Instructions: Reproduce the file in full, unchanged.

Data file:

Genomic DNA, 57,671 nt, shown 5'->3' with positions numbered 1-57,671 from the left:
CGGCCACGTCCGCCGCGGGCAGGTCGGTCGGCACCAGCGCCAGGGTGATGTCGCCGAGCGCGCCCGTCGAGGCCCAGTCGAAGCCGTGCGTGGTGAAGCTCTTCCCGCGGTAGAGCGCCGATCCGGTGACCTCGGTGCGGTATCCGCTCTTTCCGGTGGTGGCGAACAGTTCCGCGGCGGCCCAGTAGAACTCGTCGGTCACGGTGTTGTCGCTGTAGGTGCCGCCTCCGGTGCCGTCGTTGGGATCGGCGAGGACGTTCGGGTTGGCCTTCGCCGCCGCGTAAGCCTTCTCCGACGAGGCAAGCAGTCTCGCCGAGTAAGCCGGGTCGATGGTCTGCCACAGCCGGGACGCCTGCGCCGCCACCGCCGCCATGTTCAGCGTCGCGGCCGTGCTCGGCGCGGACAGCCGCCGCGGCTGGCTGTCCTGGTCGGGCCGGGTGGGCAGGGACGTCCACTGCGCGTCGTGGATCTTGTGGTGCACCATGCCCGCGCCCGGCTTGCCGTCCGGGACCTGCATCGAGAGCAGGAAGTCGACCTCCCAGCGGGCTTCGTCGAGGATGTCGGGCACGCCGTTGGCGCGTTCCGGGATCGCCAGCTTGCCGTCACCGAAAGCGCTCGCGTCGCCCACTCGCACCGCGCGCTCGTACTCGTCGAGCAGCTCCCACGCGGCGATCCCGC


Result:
Genomic DNA, 57,671 nt, shown 5'->3' with positions numbered 1-57,671 from the left:
CGGCCACGTCCGCCGCGGGCAGGTCGGTCGGCACCAGCGCCAGGGTGATGTCGCCGAGCGCGCCCGTCGAGGCCCAGTCGAAGCCGTGCGTGGTGAAGCTCTTCCCGCGGTAGAGCGCCGATCCGGTGACCTCGGTGCGGTATCCGCTCTTTCCGGTGGTGGCGAACAGTTCCGCGGCGGCCCAGTAGAACTCGTCGGTCACGGTGTTGTCGCTGTAGGTGCCGCCTCCGGTGCCGTCGTTGGGATCGGCGAGGACGTTCGGGTTGGCCTTCGCCGCCGCGTAAGCCTTCTCCGACGAGGCAAGCAGTCTCGCCGAGTAAGCCGGGTCGATGGTCTGCCACAGCCGGGACGCCTGCGCCGCCACCGCCGCCATGTTCAGCGTCGCGGCCGTGCTCGGCGCGGACAGCCGCCGCGGCTGGCTGTCCTGGTCGGGCCGGGTGGGCAGGGACGTCCACTGCGCGTCGTGGATCTTGTGGTGCACCATGCCCGCGCCCGGCTTGCCGTCCGGGACCTGCATCGAGAGCAGGAAGTCGACCTCCCAGCGGGCTTCGTCGAGGATGTCGGGCACGCCGTTGGCGCGTTCCGGGATCGCCAGCTTGCCGTCACCGAAAGCGCTCGCGTCGCCCACTCGCACCGCGCGCTCGTACTCGTCGAGCAGCTCCCACGCGGCGATCCCGC